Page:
Anyway, his latest feature for the Globe sounds like it was taken straight from the words of George Lakoff, a communications guru in the U.S. who has studied the way that Republicans communicate. (Those who know me are aware of my current obsession with Lakoff's book Don't Think of an Elephant: Know Your Values and Frame the Debate). Brown argues that if Stephen Harper should have any nickname, it should be Big Daddy -- referring to the obsessive control he has over government communications and policy planning.

I make a similar point about Harper's communications strategy in my latest column for Capital Xtra. I love George Lakoff. 'Nuff said.

Wednesday, May 10, 2006

Don't boycott the census, or spill coffee on it ...

Hi everyone,

So sorry to have been absent for the last few weeks. I promise that I'm back on the blog wagon. It's been a busy time, and the sunshine has been way more appealing than the glow of the computer screen. But a few recent events have brought me out of blog hibernation, and I'm back now. I promise. This entry's going to be a bit long, so bear with me .....

The Census

Okay, I have spent most of this week responding to people who have been forwarding me emails about the census from and Now I've linked to them, so you can read what they have to say, and decide for yourselves. But I maintain that boycotting or sabotaging the Canadian census is a stupid idea. I won't go into all of the reasons, because Ed Finn and Murray Dobbin have already done such a good job. But the gist of it is that Lockheed Martin (evil weapons manufacturer that it is) will have no access to census data. They just designed the software that the government will be using -- just like evil Microsoft designed the software that most of us use on our computers.

Am I happy that the Canadian government gave a big cheque to Lockheed? No. But as Dobbin points out, there is actually an activist VICTORY embedded in this story. When Stats Can originally contracted with Lockheed, the company would have had access to the data. Civil society groups complained, and Stats Can changed the contract, bringing ALL of the data collection in-house.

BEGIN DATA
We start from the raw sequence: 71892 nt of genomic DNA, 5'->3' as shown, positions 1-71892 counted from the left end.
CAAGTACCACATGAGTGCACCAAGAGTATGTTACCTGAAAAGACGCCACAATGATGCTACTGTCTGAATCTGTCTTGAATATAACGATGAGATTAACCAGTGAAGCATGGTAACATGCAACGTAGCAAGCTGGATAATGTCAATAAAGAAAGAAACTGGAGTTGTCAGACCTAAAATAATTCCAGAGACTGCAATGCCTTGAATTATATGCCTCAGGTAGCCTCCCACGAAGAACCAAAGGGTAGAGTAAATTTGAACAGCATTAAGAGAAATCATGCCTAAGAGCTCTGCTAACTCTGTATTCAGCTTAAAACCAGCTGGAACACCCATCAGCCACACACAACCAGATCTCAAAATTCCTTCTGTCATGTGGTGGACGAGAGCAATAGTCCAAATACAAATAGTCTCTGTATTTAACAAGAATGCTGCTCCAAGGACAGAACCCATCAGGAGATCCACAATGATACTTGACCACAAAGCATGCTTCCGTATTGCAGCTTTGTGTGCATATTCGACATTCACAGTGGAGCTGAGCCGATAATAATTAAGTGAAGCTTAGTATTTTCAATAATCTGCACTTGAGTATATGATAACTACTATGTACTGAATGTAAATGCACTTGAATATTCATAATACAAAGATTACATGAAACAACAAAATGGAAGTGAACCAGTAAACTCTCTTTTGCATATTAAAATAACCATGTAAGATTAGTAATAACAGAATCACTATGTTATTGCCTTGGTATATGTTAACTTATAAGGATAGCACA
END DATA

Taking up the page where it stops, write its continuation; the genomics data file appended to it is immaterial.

As many anti-poverty and social programs advocates will tell you, the census is one of the only ways that we can gain unbiased data about all sorts of social issues -- including poverty, wealth and demographics in Canada. Encouraging people to corrupt the census data is a waste of time, and all it will do is harm our efforts to fight inequality.

Now, if you really want to fight deep integration with the U.S., there are lots of more productive things you can do.

Here are three examples:

1. Join citizens' advocacy groups that are working on this issue, and get involved with their campaigns. Groups like the Council of Canadians (and yes, I work for them, but I'm also lucky enough to have a day job at an organization that I really believe in).

2. Visit, and find out how you can work toward peace and disarmament. Ceasefire is currently providing much-needed criticism of the war in Afghanistan, and this is the group that led the successful campaign against ballistic missile defence.

3. Support the Secret Trial Five (who are being held in jail with no access to the charges against them), and fight draconian security measures like Security Certificates.

Conspiracy theories sap our movement of much-needed energy and credibility. Fill out your census form, pop it in the mail, and then roll up your sleeves and get down to the real work of creating social and political change.